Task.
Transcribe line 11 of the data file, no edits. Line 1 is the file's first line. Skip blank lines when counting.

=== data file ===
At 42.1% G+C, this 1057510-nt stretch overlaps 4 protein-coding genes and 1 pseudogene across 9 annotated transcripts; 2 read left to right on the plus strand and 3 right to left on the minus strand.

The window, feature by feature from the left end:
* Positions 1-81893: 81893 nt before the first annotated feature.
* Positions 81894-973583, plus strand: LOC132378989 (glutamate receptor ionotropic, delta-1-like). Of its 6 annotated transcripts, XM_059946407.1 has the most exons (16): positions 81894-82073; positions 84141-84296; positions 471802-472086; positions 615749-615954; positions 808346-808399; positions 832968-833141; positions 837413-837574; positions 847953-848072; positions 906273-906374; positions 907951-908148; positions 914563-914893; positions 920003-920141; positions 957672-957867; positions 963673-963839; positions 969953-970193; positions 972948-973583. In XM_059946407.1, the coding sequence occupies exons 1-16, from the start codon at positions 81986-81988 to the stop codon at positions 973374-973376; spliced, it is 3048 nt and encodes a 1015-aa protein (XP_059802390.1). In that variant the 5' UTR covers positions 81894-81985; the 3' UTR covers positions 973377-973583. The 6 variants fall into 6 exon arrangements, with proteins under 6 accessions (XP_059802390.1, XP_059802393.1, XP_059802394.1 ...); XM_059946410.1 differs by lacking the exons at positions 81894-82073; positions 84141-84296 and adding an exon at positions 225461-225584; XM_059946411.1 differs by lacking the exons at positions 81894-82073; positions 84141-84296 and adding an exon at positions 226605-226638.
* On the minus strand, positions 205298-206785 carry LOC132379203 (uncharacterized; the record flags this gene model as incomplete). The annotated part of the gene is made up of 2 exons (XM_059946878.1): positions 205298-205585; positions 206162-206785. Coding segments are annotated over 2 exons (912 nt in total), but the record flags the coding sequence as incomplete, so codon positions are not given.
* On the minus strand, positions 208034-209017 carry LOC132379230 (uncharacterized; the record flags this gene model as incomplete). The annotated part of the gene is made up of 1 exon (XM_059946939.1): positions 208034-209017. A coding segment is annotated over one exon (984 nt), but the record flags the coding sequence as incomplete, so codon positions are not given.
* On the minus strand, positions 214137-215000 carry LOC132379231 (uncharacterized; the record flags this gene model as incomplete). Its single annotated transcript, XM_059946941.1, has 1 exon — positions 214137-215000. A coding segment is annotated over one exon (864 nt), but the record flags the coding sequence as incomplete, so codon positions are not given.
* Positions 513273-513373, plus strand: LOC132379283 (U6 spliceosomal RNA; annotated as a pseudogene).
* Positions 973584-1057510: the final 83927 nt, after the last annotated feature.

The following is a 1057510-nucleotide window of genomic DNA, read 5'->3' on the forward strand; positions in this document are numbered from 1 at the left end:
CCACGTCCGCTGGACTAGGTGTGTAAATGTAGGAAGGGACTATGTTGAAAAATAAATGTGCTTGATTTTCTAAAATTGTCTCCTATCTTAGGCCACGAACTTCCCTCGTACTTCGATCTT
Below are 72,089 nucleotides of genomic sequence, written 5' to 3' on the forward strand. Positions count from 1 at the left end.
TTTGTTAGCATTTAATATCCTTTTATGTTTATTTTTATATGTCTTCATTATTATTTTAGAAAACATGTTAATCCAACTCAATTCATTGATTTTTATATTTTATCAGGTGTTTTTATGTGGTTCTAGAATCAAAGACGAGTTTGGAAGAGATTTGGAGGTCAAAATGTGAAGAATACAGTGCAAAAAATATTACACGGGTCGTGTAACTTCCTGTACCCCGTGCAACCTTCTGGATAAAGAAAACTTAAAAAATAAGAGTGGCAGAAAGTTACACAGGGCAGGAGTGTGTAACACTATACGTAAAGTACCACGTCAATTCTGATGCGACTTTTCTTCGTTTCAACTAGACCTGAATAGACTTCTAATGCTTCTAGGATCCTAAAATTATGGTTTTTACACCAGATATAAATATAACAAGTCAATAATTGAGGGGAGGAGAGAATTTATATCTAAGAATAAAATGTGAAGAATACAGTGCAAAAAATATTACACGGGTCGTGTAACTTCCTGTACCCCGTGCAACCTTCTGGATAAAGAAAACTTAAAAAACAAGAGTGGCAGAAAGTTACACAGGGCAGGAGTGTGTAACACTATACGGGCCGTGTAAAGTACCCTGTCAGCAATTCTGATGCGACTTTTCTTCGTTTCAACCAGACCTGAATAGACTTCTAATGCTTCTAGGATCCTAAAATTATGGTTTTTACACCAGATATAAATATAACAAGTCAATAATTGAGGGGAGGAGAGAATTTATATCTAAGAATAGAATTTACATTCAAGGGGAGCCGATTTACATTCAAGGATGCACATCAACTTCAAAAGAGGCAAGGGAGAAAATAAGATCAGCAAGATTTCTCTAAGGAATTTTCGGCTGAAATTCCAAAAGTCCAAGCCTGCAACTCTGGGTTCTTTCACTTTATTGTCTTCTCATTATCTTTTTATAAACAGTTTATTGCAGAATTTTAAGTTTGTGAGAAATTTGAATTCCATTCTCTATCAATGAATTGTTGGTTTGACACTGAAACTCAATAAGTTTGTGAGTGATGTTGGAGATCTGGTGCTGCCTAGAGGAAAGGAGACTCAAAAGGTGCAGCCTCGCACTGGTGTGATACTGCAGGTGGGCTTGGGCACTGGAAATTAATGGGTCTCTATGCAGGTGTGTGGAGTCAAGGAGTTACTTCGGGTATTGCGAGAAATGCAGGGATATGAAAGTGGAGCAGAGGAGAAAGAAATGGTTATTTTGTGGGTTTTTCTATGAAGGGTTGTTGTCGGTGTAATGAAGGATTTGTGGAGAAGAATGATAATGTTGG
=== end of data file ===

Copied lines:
CCACGTCCGCTGGACTAGGTGTGTAAATGTAGGAAGGGACTATGTTGAAAAATAAATGTGCTTGATTTTCTAAAATTGTCTCCTATCTTAGGCCACGAACTTCCCTCGTACTTCGATCTT